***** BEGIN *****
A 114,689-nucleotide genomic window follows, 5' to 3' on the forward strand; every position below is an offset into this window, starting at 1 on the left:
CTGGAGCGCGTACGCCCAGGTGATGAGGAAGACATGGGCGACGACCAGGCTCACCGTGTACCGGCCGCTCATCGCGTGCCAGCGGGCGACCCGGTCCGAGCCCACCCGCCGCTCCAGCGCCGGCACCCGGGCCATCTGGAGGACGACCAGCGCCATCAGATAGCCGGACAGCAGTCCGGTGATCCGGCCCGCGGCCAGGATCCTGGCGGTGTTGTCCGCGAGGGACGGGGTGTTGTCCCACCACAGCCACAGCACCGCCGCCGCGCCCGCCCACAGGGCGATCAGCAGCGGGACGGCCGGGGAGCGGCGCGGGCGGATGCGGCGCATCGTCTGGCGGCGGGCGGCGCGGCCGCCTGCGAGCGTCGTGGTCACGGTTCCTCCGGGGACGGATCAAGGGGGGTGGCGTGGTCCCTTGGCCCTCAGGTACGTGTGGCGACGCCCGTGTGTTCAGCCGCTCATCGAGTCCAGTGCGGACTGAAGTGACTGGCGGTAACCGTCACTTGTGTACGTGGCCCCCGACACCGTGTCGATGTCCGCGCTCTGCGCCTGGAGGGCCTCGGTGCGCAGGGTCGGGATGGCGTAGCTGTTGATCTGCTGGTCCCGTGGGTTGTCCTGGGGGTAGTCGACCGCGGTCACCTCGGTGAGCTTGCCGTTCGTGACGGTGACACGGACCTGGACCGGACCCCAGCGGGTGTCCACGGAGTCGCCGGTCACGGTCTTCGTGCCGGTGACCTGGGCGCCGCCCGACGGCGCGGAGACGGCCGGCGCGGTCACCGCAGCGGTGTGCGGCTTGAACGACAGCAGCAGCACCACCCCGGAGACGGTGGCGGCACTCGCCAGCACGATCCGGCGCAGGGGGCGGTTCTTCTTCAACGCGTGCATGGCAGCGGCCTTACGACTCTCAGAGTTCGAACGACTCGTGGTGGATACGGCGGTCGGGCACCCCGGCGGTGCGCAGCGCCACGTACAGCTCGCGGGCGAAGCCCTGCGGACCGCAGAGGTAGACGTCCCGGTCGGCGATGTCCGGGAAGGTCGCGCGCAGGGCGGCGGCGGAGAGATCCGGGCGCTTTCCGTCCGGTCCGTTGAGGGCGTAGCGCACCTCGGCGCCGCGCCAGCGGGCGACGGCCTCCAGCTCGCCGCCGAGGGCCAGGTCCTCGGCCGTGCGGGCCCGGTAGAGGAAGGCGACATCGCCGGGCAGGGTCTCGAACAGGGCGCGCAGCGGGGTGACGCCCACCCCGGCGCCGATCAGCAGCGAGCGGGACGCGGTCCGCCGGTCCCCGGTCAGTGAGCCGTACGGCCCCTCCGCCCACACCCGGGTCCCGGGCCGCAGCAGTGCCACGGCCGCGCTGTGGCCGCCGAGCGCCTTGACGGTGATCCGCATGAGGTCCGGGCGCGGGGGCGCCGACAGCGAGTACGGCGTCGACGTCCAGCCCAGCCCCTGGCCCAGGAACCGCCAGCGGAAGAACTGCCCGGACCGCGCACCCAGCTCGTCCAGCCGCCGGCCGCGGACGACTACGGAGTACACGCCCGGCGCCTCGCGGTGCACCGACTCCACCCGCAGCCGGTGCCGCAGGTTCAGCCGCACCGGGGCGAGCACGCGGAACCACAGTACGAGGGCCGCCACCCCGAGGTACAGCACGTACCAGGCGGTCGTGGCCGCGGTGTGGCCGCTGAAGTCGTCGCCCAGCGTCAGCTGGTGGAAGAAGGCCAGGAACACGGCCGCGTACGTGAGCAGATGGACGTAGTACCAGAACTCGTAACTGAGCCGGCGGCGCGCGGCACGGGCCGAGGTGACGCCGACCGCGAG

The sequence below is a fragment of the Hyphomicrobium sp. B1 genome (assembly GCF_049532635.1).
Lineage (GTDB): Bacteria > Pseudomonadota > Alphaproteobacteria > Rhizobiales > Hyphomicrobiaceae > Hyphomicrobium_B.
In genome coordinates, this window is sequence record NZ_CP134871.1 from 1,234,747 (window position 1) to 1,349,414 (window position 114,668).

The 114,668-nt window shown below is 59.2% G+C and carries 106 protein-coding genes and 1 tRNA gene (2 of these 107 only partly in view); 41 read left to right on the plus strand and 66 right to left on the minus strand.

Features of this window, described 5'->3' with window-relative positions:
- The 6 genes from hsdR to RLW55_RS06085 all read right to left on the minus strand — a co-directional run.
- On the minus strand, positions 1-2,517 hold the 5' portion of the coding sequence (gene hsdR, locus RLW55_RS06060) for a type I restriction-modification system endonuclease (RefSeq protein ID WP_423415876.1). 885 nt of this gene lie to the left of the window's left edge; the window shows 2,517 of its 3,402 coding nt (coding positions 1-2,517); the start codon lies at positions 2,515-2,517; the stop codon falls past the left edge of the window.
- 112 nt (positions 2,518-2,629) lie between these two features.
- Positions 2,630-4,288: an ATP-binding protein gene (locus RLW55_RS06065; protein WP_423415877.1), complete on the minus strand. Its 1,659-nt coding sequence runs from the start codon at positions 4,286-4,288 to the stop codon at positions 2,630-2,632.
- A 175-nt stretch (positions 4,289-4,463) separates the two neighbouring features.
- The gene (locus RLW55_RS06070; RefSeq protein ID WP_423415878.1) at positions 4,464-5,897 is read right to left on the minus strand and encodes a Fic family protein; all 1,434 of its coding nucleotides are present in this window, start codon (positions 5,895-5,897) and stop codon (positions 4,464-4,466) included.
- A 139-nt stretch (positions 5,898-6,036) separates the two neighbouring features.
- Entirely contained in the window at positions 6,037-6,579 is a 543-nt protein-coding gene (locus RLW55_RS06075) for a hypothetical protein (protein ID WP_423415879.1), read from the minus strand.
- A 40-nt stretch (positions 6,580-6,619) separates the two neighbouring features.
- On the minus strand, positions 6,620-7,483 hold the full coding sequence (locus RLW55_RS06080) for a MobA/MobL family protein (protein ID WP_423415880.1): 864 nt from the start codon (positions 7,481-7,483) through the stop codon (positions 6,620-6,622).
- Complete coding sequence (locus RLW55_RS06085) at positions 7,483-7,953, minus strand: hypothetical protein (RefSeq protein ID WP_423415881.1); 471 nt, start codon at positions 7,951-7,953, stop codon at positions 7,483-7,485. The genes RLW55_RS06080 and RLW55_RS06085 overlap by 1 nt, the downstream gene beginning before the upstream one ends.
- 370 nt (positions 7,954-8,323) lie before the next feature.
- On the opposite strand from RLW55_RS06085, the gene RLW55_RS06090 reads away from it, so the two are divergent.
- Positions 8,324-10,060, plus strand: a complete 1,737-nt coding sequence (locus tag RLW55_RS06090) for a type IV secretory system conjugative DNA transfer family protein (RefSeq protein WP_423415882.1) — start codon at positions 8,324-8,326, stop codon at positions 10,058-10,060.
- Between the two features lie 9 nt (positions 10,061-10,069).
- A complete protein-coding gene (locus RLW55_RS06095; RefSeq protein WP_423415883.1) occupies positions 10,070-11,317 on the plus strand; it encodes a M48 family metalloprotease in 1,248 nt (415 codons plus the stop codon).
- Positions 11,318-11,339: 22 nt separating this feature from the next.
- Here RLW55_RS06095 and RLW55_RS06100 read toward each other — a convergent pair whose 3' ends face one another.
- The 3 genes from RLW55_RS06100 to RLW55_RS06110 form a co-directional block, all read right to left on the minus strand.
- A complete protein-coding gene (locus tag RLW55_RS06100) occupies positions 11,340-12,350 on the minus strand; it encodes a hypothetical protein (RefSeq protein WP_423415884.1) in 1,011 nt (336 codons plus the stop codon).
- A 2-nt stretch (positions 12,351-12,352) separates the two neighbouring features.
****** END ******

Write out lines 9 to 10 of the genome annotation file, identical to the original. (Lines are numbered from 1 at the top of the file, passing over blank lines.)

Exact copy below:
- On the minus strand, positions 1-2,517 hold the 5' portion of the coding sequence (gene hsdR, locus RLW55_RS06060) for a type I restriction-modification system endonuclease (RefSeq protein ID WP_423415876.1). 885 nt of this gene lie to the left of the window's left edge; the window shows 2,517 of its 3,402 coding nt (coding positions 1-2,517); the start codon lies at positions 2,515-2,517; the stop codon falls past the left edge of the window.
- 112 nt (positions 2,518-2,629) lie between these two features.